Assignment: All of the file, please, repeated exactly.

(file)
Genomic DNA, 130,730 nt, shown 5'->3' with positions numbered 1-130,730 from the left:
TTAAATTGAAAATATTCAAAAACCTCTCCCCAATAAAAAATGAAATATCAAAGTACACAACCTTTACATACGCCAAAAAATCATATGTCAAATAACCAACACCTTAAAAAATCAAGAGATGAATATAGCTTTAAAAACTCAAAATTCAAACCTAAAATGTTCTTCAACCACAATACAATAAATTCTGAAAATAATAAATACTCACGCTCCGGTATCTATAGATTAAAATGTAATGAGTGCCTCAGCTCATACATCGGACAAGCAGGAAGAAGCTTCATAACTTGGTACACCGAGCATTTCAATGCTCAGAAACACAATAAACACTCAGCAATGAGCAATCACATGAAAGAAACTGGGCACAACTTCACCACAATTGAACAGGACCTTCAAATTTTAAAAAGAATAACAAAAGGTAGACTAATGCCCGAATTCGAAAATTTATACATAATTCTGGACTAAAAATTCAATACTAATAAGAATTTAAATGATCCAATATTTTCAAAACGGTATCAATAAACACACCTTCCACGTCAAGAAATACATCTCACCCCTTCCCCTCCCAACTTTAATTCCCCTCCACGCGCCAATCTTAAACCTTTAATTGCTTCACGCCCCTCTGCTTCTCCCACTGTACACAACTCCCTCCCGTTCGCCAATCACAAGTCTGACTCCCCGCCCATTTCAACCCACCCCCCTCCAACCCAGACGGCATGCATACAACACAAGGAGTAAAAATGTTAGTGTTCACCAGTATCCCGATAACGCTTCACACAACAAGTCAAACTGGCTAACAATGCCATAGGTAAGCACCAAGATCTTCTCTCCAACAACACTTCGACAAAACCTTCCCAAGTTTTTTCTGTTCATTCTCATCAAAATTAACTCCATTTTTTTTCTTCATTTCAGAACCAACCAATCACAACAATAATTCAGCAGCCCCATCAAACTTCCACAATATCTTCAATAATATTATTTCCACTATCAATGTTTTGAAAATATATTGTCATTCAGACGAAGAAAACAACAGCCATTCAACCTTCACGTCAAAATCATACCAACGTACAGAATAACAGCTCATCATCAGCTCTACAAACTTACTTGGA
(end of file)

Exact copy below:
Genomic DNA, 130,730 nt, shown 5'->3' with positions numbered 1-130,730 from the left:
TTAAATTGAAAATATTCAAAAACCTCTCCCCAATAAAAAATGAAATATCAAAGTACACAACCTTTACATACGCCAAAAAATCATATGTCAAATAACCAACACCTTAAAAAATCAAGAGATGAATATAGCTTTAAAAACTCAAAATTCAAACCTAAAATGTTCTTCAACCACAATACAATAAATTCTGAAAATAATAAATACTCACGCTCCGGTATCTATAGATTAAAATGTAATGAGTGCCTCAGCTCATACATCGGACAAGCAGGAAGAAGCTTCATAACTTGGTACACCGAGCATTTCAATGCTCAGAAACACAATAAACACTCAGCAATGAGCAATCACATGAAAGAAACTGGGCACAACTTCACCACAATTGAACAGGACCTTCAAATTTTAAAAAGAATAACAAAAGGTAGACTAATGCCCGAATTCGAAAATTTATACATAATTCTGGACTAAAAATTCAATACTAATAAGAATTTAAATGATCCAATATTTTCAAAACGGTATCAATAAACACACCTTCCACGTCAAGAAATACATCTCACCCCTTCCCCTCCCAACTTTAATTCCCCTCCACGCGCCAATCTTAAACCTTTAATTGCTTCACGCCCCTCTGCTTCTCCCACTGTACACAACTCCCTCCCGTTCGCCAATCACAAGTCTGACTCCCCGCCCATTTCAACCCACCCCCCTCCAACCCAGACGGCATGCATACAACACAAGGAGTAAAAATGTTAGTGTTCACCAGTATCCCGATAACGCTTCACACAACAAGTCAAACTGGCTAACAATGCCATAGGTAAGCACCAAGATCTTCTCTCCAACAACACTTCGACAAAACCTTCCCAAGTTTTTTCTGTTCATTCTCATCAAAATTAACTCCATTTTTTTTCTTCATTTCAGAACCAACCAATCACAACAATAATTCAGCAGCCCCATCAAACTTCCACAATATCTTCAATAATATTATTTCCACTATCAATGTTTTGAAAATATATTGTCATTCAGACGAAGAAAACAACAGCCATTCAACCTTCACGTCAAAATCATACCAACGTACAGAATAACAGCTCATCATCAGCTCTACAAACTTACTTGGA